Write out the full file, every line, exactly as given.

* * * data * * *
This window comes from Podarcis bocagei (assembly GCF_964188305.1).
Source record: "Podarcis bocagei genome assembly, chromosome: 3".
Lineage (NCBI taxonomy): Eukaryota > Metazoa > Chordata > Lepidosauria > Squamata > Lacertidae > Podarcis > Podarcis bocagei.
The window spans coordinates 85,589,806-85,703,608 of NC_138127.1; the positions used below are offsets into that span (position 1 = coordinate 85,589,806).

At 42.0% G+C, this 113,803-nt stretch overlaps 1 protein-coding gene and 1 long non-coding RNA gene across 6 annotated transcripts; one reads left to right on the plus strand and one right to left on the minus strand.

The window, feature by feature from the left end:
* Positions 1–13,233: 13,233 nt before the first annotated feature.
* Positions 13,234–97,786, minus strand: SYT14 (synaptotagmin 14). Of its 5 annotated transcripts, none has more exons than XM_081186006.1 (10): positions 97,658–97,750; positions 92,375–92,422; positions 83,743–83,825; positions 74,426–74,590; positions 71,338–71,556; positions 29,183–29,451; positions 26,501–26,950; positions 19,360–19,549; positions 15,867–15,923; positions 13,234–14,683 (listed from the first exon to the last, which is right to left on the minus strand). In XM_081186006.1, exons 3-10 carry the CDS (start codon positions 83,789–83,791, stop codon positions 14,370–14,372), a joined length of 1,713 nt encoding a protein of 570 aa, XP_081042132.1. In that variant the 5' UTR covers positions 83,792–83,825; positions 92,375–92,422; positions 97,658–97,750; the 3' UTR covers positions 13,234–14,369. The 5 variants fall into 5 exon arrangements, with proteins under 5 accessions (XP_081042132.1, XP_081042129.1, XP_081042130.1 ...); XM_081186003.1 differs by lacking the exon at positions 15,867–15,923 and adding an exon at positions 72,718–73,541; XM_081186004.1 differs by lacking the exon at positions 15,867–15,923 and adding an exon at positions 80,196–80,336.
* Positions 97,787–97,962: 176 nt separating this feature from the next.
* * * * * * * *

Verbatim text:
This window comes from Podarcis bocagei (assembly GCF_964188305.1).
Source record: "Podarcis bocagei genome assembly, chromosome: 3".
Lineage (NCBI taxonomy): Eukaryota > Metazoa > Chordata > Lepidosauria > Squamata > Lacertidae > Podarcis > Podarcis bocagei.
The window spans coordinates 85,589,806-85,703,608 of NC_138127.1; the positions used below are offsets into that span (position 1 = coordinate 85,589,806).

At 42.0% G+C, this 113,803-nt stretch overlaps 1 protein-coding gene and 1 long non-coding RNA gene across 6 annotated transcripts; one reads left to right on the plus strand and one right to left on the minus strand.

The window, feature by feature from the left end:
* Positions 1–13,233: 13,233 nt before the first annotated feature.
* Positions 13,234–97,786, minus strand: SYT14 (synaptotagmin 14). Of its 5 annotated transcripts, none has more exons than XM_081186006.1 (10): positions 97,658–97,750; positions 92,375–92,422; positions 83,743–83,825; positions 74,426–74,590; positions 71,338–71,556; positions 29,183–29,451; positions 26,501–26,950; positions 19,360–19,549; positions 15,867–15,923; positions 13,234–14,683 (listed from the first exon to the last, which is right to left on the minus strand). In XM_081186006.1, exons 3-10 carry the CDS (start codon positions 83,789–83,791, stop codon positions 14,370–14,372), a joined length of 1,713 nt encoding a protein of 570 aa, XP_081042132.1. In that variant the 5' UTR covers positions 83,792–83,825; positions 92,375–92,422; positions 97,658–97,750; the 3' UTR covers positions 13,234–14,369. The 5 variants fall into 5 exon arrangements, with proteins under 5 accessions (XP_081042132.1, XP_081042129.1, XP_081042130.1 ...); XM_081186003.1 differs by lacking the exon at positions 15,867–15,923 and adding an exon at positions 72,718–73,541; XM_081186004.1 differs by lacking the exon at positions 15,867–15,923 and adding an exon at positions 80,196–80,336.
* Positions 97,787–97,962: 176 nt separating this feature from the next.